Theatrical clowning is character-oriented and explores the dynamics of the clown’s reactions to the world which rejects them, exacerbating their perpetual failure. Clowns are social misfits: they fail to fully integrate into society and the groups in which they operate. Clowns represent outsiders who fail to understand the established order and the rules it dictates. As a result, they disrupt rules which leads them to absurd, comic and idiotic situations.
Clowning is a rich and excellent tool for actors and performers of various disciplines. It stretches the performer’s imagination and teaches to embrace one’s truthful emotions, connecting with the silly and crazy side, celebrating mistakes and fragility. Clowns do not avoid failure, problems and being caught out –on the contrary, they thrive on struggle. This helps the performer to overcome a range of blocks, for example, stage fright and stay in the here and now. Clowning encourages the performer to become more generous, playful and genuine, being complicit with the audience and other performers, finding a game and joy in every challenge they face.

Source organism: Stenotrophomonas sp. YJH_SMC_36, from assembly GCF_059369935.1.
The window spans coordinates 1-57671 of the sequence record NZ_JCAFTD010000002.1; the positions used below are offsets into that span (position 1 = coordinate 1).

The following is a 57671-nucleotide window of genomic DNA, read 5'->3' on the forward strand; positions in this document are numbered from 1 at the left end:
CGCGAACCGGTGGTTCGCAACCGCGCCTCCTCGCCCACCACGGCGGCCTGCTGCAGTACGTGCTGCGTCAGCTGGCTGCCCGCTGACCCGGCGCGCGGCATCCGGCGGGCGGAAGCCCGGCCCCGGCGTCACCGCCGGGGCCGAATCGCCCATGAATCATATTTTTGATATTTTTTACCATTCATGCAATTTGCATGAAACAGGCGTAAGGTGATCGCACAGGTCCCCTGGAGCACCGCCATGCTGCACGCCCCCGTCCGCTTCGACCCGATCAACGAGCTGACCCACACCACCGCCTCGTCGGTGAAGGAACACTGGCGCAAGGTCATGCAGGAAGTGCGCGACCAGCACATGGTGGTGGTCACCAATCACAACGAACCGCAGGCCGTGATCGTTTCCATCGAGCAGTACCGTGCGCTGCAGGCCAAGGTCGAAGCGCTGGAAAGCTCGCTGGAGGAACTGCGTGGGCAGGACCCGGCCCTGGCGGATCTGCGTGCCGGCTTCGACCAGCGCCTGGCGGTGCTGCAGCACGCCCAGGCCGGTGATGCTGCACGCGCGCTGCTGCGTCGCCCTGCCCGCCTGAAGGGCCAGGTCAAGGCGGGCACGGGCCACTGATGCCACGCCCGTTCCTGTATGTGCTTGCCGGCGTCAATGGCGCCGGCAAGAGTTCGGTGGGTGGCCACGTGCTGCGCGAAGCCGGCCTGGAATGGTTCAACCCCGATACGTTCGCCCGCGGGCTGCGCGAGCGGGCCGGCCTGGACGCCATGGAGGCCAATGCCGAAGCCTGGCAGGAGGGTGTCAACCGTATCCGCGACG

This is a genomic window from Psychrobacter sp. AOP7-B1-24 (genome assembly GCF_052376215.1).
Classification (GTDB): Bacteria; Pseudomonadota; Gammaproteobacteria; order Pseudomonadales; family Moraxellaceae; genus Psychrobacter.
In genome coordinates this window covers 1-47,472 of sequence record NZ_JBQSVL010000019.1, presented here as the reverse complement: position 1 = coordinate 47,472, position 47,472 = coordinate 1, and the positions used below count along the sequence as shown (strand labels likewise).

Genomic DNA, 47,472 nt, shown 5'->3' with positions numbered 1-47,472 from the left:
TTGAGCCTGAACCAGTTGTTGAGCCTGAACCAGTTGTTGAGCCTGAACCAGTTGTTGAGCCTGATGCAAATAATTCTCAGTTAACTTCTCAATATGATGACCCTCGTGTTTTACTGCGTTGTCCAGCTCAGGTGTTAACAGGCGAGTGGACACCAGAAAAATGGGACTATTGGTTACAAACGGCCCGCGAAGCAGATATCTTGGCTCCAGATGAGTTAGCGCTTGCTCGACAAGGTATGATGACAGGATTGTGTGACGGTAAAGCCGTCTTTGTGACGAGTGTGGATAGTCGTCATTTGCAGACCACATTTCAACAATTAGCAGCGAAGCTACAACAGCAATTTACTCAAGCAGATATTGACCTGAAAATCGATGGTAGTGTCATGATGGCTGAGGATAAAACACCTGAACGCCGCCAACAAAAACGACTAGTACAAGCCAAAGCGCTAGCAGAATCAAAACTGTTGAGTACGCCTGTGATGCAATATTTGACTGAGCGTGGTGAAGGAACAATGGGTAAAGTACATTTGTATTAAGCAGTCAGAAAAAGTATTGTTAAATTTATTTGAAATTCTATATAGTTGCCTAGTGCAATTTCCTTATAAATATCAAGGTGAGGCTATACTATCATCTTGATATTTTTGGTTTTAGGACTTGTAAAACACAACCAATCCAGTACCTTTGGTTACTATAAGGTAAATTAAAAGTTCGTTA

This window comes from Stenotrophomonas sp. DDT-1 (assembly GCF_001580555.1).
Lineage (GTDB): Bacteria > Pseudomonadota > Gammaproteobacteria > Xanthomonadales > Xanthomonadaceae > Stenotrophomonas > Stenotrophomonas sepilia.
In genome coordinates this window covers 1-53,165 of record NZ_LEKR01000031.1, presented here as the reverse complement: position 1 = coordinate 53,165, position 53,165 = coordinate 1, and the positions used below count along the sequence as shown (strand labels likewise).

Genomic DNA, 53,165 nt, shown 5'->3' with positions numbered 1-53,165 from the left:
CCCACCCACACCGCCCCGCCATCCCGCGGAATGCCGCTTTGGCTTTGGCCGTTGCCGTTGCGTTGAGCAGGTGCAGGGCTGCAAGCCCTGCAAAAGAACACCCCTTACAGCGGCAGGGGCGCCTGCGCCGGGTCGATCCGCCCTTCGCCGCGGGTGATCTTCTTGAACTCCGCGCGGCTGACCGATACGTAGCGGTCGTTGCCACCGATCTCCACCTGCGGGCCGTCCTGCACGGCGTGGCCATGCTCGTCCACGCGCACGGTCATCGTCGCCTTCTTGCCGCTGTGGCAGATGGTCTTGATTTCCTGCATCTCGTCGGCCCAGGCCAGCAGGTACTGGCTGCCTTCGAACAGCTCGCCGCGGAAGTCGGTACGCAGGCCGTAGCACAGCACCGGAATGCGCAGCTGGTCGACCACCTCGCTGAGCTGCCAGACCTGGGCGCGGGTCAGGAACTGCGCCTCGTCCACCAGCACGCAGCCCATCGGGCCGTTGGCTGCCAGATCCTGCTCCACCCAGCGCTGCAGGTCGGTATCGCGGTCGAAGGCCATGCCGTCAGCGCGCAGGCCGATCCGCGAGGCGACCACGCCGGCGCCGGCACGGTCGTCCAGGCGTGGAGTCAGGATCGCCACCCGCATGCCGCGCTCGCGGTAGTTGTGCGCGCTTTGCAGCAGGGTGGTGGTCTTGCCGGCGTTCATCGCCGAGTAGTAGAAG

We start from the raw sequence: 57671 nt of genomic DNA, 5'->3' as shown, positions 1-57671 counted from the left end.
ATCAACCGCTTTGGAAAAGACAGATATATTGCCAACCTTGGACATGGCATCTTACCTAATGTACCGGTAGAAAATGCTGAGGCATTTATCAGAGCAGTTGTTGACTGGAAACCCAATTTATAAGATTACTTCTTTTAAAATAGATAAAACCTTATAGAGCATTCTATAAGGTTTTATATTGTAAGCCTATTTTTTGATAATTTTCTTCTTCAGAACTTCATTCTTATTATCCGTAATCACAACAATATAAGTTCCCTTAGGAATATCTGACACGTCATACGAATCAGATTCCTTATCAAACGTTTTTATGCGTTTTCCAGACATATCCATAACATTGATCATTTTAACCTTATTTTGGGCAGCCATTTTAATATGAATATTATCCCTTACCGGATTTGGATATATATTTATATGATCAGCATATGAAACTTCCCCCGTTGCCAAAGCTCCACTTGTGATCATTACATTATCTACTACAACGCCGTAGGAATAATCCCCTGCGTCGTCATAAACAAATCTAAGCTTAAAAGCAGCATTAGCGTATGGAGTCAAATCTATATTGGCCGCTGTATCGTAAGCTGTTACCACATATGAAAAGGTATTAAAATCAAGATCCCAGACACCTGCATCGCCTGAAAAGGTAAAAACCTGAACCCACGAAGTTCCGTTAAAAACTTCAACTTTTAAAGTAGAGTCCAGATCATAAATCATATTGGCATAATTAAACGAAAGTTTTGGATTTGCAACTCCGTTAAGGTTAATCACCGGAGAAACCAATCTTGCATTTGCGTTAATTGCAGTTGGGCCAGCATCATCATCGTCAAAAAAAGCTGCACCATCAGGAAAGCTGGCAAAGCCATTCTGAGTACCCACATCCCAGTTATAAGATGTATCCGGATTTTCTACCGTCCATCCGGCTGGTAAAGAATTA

More about ensemble clowning in BPTP’s blog.